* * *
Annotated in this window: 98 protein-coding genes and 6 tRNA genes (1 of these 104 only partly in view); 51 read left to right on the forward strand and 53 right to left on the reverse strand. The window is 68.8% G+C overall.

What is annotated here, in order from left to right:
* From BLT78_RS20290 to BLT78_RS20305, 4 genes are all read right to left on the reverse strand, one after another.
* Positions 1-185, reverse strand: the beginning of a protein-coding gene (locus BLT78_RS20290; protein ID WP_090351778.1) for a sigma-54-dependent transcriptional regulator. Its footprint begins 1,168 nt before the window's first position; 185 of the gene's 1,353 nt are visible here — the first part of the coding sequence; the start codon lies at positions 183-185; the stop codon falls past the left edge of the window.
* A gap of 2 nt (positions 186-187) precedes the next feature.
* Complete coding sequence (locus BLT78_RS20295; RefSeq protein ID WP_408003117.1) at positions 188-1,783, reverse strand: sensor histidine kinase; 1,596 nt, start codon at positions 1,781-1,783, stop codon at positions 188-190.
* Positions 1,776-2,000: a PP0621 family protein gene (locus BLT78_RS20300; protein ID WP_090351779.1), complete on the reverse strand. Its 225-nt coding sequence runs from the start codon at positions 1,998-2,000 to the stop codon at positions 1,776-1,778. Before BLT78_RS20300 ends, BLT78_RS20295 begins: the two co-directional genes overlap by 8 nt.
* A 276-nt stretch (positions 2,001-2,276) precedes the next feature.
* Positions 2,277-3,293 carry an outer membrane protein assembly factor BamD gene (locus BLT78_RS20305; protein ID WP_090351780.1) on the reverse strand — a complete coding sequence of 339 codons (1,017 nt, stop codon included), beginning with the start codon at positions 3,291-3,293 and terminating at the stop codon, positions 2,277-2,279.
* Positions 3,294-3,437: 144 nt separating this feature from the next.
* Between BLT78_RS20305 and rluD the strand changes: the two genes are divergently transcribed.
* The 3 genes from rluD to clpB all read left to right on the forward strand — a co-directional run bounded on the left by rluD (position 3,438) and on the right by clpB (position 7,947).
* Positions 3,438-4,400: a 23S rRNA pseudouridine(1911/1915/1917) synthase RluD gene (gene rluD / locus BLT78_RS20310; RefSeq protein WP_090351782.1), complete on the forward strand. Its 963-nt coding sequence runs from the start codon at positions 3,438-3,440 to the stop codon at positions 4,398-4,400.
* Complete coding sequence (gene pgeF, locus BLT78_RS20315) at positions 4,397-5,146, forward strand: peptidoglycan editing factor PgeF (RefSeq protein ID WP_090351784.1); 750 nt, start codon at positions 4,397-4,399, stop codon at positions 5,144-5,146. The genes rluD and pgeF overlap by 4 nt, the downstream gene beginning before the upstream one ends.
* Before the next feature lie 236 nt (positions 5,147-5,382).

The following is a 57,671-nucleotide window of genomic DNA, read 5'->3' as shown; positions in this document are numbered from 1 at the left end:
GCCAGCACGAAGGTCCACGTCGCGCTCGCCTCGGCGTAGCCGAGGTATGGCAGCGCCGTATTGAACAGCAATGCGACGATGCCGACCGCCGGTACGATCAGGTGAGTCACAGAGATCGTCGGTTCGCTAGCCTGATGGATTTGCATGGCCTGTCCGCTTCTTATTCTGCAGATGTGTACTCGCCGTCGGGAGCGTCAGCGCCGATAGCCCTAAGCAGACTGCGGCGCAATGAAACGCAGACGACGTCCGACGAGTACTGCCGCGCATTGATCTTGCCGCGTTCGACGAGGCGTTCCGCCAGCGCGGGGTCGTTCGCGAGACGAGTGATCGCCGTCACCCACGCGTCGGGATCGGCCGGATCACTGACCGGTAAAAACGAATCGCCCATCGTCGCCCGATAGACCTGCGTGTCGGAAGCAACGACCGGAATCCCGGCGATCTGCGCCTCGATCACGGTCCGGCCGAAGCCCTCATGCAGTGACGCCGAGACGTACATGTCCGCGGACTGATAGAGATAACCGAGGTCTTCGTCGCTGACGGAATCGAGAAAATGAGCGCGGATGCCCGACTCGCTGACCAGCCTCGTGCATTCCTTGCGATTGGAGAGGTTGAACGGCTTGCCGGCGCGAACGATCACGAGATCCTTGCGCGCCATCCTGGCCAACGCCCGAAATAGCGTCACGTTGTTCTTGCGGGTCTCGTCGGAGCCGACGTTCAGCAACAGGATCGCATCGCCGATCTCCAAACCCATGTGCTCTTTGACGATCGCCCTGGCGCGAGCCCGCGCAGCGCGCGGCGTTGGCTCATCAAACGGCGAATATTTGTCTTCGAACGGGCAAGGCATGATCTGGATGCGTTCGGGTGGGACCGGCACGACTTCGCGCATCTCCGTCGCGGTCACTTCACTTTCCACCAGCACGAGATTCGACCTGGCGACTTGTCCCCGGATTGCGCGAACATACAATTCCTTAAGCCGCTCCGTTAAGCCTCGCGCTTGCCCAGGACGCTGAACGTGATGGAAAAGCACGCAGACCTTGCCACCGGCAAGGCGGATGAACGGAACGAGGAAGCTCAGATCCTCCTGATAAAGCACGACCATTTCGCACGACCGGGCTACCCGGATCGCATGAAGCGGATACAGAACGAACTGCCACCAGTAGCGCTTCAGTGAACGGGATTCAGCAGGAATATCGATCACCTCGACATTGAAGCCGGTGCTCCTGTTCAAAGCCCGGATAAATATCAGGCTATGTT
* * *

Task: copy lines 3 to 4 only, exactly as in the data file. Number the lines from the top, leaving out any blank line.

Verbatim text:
* From BLT78_RS20290 to BLT78_RS20305, 4 genes are all read right to left on the reverse strand, one after another.
* Positions 1-185, reverse strand: the beginning of a protein-coding gene (locus BLT78_RS20290; protein ID WP_090351778.1) for a sigma-54-dependent transcriptional regulator. Its footprint begins 1,168 nt before the window's first position; 185 of the gene's 1,353 nt are visible here — the first part of the coding sequence; the start codon lies at positions 183-185; the stop codon falls past the left edge of the window.